Imagine a Hospital and a Doctor, represented separately and with separate insurance policies, take a medical malpractice case to trial. The Doctor has $1M in coverage; the Hospital, only alleged to be vicariously liable for the Doctor, has an additional $3M in coverage. The Plaintiff claims $2.5M in damages. At trial, the jury finds in favor of the Plaintiff (against both defendants), but awards only $500K. Because the Doctor’s insurance policy “pays first,” this is a win for the Hospital, right? Not so fast!Now imagine the Doctor appeals a discrete issue and enforcement of the judgment against him is stayed, pending the appeal.In this case, should the Hospital join the appeal, even if it doesn’t have a financial stake in the outcome? The answer may be YES.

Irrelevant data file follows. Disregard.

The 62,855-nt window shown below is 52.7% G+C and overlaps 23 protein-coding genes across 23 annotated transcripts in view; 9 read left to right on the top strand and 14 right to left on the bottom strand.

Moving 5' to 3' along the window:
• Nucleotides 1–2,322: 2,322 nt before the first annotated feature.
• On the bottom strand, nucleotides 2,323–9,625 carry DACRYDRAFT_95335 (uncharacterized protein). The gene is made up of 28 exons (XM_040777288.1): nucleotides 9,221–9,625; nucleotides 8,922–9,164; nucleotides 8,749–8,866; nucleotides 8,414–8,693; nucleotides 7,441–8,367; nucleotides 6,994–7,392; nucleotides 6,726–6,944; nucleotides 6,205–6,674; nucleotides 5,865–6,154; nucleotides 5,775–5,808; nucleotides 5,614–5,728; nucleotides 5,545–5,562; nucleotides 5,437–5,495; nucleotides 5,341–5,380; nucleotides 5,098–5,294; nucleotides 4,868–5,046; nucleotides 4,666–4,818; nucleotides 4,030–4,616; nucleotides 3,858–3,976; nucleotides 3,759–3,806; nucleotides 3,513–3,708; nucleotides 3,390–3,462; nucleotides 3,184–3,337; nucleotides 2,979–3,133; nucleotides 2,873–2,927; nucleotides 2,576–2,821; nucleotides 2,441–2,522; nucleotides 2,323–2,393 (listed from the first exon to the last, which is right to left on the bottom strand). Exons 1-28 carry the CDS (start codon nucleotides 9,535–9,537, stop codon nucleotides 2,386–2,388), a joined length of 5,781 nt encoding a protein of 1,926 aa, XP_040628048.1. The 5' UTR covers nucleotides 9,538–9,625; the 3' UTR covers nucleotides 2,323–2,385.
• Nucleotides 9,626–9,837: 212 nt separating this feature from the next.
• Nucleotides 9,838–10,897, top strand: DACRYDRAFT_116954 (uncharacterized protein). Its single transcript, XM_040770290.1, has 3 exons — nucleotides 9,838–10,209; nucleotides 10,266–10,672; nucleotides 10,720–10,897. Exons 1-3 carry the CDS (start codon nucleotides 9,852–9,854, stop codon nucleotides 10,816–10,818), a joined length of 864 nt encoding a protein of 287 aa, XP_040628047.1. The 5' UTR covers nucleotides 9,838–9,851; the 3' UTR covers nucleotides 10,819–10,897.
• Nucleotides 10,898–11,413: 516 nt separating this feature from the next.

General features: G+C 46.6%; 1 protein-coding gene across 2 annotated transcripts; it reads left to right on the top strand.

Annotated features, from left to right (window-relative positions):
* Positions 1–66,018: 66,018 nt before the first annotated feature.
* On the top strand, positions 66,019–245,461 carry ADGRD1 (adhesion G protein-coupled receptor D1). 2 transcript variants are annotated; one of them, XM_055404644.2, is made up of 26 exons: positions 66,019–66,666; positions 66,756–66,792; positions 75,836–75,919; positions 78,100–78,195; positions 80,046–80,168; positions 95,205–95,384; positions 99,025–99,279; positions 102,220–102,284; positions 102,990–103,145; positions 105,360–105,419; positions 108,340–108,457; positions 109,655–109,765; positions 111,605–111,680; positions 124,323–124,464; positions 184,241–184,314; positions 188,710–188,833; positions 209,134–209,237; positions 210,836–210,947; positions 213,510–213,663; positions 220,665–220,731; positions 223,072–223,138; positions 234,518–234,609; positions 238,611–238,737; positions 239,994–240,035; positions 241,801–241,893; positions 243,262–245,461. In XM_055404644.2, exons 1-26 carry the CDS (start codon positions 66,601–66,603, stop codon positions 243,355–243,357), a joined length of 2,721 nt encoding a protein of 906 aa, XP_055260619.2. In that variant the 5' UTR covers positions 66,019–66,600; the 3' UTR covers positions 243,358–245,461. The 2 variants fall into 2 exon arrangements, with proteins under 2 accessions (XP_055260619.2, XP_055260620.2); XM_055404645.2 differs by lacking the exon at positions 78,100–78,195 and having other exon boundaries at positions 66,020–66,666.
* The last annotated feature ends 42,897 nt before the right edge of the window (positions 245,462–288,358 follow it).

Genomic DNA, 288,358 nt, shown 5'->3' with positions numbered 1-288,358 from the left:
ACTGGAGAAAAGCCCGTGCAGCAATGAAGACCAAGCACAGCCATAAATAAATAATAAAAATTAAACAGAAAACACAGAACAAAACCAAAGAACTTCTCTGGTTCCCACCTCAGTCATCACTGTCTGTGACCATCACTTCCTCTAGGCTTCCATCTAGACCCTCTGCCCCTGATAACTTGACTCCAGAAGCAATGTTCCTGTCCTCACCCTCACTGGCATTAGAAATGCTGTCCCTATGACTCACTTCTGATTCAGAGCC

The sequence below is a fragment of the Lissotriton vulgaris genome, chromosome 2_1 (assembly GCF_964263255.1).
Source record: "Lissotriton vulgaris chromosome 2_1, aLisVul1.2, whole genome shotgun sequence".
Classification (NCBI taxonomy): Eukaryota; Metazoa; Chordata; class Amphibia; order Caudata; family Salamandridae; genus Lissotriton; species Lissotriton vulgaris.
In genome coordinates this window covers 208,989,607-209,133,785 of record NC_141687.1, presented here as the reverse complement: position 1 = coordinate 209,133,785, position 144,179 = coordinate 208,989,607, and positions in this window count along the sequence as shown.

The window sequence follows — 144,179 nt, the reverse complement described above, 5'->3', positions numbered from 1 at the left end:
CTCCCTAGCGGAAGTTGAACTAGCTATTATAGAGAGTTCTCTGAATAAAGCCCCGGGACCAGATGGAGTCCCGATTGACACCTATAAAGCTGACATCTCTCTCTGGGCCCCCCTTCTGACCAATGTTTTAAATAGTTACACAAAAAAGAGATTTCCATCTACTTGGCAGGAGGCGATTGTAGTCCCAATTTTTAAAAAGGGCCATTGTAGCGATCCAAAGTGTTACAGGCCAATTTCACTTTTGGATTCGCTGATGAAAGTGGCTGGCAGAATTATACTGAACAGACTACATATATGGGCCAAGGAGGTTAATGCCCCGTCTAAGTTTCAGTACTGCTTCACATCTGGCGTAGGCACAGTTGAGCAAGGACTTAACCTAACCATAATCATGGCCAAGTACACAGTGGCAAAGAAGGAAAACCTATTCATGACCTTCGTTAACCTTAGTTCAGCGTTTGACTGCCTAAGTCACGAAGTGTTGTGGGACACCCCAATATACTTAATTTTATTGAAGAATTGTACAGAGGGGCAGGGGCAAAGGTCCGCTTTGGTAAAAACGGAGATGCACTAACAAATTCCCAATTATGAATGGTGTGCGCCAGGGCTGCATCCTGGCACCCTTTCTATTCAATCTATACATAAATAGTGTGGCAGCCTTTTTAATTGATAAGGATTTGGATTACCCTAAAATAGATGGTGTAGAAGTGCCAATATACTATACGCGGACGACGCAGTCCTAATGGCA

Why? If the Hospital does not join the appeal, the Plaintiff might seek to enforce the judgment against the Hospital, instead of waiting for the Doctor’s insurance policy to become available. Even though the Doctor has a “pay first” policy, the joint and several judgment was entered against BOTH the Doctor and the Hospital.
Bottom Line: Joining the appeal – as a formality only – may save the Hospital time, money, headache and exposure.
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